Late Friday, after protests, phone calls, and significant pressure from both sides, Herbert announced he had vetoed the measure. In his statement, he said he was unwilling to say “the State knows better than Utah’s parents,” noting a majority of parents choose to have their children learn about contraception. Herbert described himself as pushing “the reset button” on the conversation around sex-ed in the state.

But given the national rhetoric around sex right now, I’m not so sure a simply flourish of his pen will put the genie back in the bottle. Senate co-sponsor Margaret Dayton told the Salt Lake Tribune that “teaching children about contraception is comparable to telling kids not to do drugs, then showing them how to ‘mainline’ heroin.”

The national conversation around sex has shifted radically. Dayton is not alone in seeing sex as akin to one of the most dangerous street drugs around. A dangerous and corrupting activity that puts our youth at risk. Meanwhile, non-radical conservatives generally see sex as a healthy and normal activity, at least among adults, and teaching teenagers to use contraception means teaching them to be responsible. There’s such a major rift between the two sides right now, it’s hard to see what kind of conversation can be had.

Of course, a poll in Utah showed 58 percent of residents favored sex-ed that included contraceptives. So maybe they don’t need to have a conversation in the first place.

 

By: Abby Rapoport, The American Prospect, March 19, 2012

March 20, 2012 Posted by | Women, Women's Health | , , , , , , , | Leave a comment

“Talking In The Bathroom”: Abstinence-Only Education May Well Come To Wisconsin And Utah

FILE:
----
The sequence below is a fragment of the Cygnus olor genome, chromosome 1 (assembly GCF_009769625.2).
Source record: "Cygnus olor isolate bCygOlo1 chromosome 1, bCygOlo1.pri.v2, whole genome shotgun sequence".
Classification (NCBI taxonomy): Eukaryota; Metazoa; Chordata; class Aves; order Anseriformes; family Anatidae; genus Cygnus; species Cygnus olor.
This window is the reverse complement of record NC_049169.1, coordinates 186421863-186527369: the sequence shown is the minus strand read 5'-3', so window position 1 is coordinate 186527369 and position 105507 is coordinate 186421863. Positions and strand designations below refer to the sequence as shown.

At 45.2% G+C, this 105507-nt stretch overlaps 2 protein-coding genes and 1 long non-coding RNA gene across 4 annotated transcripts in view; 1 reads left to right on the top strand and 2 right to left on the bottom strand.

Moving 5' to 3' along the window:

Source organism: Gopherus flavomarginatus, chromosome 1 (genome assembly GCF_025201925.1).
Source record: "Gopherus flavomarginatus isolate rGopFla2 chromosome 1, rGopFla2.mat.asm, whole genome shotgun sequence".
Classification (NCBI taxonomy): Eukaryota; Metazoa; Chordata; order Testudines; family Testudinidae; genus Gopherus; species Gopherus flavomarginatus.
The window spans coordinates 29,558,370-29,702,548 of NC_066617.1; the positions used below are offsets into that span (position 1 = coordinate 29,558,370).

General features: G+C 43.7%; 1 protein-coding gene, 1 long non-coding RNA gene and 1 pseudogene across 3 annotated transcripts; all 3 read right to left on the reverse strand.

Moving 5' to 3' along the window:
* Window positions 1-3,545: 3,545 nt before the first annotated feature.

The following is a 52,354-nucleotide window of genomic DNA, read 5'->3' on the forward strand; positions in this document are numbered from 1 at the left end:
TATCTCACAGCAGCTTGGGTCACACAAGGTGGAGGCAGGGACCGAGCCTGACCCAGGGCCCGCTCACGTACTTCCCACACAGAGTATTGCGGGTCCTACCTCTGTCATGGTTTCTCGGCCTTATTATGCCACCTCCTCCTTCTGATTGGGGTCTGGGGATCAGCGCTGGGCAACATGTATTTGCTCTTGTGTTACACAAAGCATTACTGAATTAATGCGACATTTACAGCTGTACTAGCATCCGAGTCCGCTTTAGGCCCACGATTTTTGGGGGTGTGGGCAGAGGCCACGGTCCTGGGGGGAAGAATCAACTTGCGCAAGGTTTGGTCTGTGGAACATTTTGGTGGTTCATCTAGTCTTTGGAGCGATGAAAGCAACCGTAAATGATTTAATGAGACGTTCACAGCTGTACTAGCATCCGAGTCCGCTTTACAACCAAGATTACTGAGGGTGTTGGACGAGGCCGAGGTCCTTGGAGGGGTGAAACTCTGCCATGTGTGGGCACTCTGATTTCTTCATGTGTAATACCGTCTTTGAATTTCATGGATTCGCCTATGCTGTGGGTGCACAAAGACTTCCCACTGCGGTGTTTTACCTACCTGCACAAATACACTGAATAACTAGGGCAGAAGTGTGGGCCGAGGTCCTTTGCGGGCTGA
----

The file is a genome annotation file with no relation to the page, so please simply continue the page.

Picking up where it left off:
Here’s a way to save time debating women’s health. Rather than allow people to fight and debate the issues around birth control and access to healthcare, simply don’t tell them key facts about contraception and sexual health. That way, rather than fighting, kids will be blissfully ignorant. Or, you know, rely on the wisdom of my sister’s best friend’s cousin who says you definitely can’t get pregnant if it’s a full moon.

Legislatures in both Wisconsin and Utah have passed abstinence-only education bills. It’s now up to governors in both states to determine whether or not to make the measures law.

Utah’s proposal is significantly more stringent. It would actually ban schools from teaching about contraceptives—and, for that matter, homosexuality. The Deseret News reports that hundreds of protesters have flooded the capitol, asking Governor Gary Herbert to veto the bill. The governor has said the public efforts against the measure won’t sway him; according to the News, a survey at Brigham Young University showed 58 percent of Utah residents believe contraceptives should be part of the curriculum in sexual education. Herbert is expected to decide on the bill next week. In the meantime, parents may want to stock up some Judy Blume books.

Meanwhile, in Wisconsin, Governor Scott Walker is already a fan of the measure, and is expected to sign it into law. The Green Bay Gazette explains that the bill, passed, 60-34 in the GOP-dominated House this week, would require schools “to teach abstinence as the only reliable way to prevent pregnancy and sexually transmitted diseases.” Abstinence-only education has been banned since 2010, but if this measure passes, schools won’t have to mention contraception, though according to HuffPo, they do have to get into “the socioeconomic benefits of marriage.” (Presumably LGBT kids can sit out that day, since the party isn’t big on letting them get married.)

Last year, the New York Times Magazine featured a fascinating story on what would happen if we actually taught children sex-positive education, dealing with questions not only about sexual health but also about sexual pleasure. The article made a key point—that many of today’s adolescents rely on internet pornography for much of their knowledge around sex. Kids get exposed to sex at younger and younger ages. Regardless of one’s opinions on that, it’s disturbing that those same kids will lose potential adult mentors who could have offered accurate information to counter the many falsehoods that come, either from the porn industry or simply talking in the school bathroom.

By: Abby Rapoport, The American Prospect, March 15, 2012

March 16, 2012 Posted by | Women's Health | , , , , , , , , | Leave a comment